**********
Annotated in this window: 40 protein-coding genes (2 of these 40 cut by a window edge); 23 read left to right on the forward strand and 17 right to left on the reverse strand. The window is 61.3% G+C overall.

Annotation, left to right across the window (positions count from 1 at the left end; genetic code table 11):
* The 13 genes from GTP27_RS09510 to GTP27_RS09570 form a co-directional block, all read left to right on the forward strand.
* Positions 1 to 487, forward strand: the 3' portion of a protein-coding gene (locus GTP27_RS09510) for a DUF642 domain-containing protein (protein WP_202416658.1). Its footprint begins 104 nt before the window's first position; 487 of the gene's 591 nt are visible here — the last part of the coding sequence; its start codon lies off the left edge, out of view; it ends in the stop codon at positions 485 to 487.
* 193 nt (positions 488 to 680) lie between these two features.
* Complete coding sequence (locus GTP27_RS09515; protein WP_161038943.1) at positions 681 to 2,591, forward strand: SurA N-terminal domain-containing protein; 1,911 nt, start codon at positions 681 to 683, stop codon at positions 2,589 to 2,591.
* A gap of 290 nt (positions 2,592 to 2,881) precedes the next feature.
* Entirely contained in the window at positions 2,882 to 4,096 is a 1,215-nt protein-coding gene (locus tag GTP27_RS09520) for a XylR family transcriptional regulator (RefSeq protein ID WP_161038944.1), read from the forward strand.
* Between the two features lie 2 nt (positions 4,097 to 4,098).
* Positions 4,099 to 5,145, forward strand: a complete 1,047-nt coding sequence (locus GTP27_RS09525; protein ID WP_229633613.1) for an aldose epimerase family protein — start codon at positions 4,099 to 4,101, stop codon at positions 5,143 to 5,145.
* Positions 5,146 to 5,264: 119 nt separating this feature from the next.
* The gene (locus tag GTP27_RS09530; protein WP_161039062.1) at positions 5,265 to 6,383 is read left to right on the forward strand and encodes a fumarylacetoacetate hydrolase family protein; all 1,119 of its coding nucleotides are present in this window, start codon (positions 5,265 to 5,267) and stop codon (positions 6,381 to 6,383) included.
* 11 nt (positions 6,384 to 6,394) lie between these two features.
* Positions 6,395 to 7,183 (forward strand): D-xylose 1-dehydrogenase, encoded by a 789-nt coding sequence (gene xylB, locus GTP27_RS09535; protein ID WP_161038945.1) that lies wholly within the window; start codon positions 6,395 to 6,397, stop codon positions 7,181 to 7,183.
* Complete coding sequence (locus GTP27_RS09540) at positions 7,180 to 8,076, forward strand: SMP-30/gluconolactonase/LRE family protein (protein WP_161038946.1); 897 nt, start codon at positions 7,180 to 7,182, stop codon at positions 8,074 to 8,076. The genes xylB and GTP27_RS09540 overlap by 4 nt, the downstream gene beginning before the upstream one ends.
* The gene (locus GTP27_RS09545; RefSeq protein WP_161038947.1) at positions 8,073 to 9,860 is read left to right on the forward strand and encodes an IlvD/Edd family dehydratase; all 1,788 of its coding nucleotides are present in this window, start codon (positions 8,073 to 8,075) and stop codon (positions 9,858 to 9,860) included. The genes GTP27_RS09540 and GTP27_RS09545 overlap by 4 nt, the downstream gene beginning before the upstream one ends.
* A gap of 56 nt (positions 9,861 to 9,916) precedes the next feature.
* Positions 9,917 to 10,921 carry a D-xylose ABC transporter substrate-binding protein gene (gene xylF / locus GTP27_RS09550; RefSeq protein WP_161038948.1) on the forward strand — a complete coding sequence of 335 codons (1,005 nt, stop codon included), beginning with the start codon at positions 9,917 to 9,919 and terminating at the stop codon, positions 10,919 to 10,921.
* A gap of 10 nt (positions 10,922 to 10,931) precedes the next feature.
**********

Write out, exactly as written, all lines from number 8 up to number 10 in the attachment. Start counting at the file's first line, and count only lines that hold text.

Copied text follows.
* Entirely contained in the window at positions 2,882 to 4,096 is a 1,215-nt protein-coding gene (locus tag GTP27_RS09520) for a XylR family transcriptional regulator (RefSeq protein ID WP_161038944.1), read from the forward strand.
* Between the two features lie 2 nt (positions 4,097 to 4,098).
* Positions 4,099 to 5,145, forward strand: a complete 1,047-nt coding sequence (locus GTP27_RS09525; protein ID WP_229633613.1) for an aldose epimerase family protein — start codon at positions 4,099 to 4,101, stop codon at positions 5,143 to 5,145.